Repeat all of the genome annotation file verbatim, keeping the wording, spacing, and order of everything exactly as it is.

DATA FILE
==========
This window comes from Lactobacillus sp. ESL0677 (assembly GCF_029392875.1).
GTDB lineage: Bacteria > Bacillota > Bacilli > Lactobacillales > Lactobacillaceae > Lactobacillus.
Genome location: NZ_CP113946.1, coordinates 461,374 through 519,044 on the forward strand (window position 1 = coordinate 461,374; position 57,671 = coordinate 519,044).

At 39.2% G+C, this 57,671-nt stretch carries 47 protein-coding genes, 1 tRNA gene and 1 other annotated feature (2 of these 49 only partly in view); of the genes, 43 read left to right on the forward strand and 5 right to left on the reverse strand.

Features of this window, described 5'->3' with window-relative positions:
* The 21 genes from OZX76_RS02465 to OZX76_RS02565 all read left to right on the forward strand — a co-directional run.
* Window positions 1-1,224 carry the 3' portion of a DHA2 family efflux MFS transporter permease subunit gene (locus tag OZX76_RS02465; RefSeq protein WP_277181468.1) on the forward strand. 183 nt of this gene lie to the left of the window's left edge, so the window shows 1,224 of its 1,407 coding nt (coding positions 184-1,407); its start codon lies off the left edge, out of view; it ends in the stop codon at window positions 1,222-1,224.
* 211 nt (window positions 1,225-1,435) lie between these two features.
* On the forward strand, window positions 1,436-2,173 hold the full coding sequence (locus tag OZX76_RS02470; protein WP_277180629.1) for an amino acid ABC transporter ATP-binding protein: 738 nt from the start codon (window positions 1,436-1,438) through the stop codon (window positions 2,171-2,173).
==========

This window comes from Lactobacillus sp. ESL0677 (assembly GCF_029392875.1).
GTDB lineage: Bacteria > Bacillota > Bacilli > Lactobacillales > Lactobacillaceae > Lactobacillus.
Genome location: NZ_CP113946.1, coordinates 461,374 through 519,044 on the forward strand (window position 1 = coordinate 461,374; position 57,671 = coordinate 519,044).

At 39.2% G+C, this 57,671-nt stretch carries 47 protein-coding genes, 1 tRNA gene and 1 other annotated feature (2 of these 49 only partly in view); of the genes, 43 read left to right on the forward strand and 5 right to left on the reverse strand.

Features of this window, described 5'->3' with window-relative positions:
* The 21 genes from OZX76_RS02465 to OZX76_RS02565 all read left to right on the forward strand — a co-directional run.
* Window positions 1-1,224 carry the 3' portion of a DHA2 family efflux MFS transporter permease subunit gene (locus tag OZX76_RS02465; RefSeq protein WP_277181468.1) on the forward strand. 183 nt of this gene lie to the left of the window's left edge, so the window shows 1,224 of its 1,407 coding nt (coding positions 184-1,407); its start codon lies off the left edge, out of view; it ends in the stop codon at window positions 1,222-1,224.
* 211 nt (window positions 1,225-1,435) lie between these two features.
* On the forward strand, window positions 1,436-2,173 hold the full coding sequence (locus tag OZX76_RS02470; protein WP_277180629.1) for an amino acid ABC transporter ATP-binding protein: 738 nt from the start codon (window positions 1,436-1,438) through the stop codon (window positions 2,171-2,173).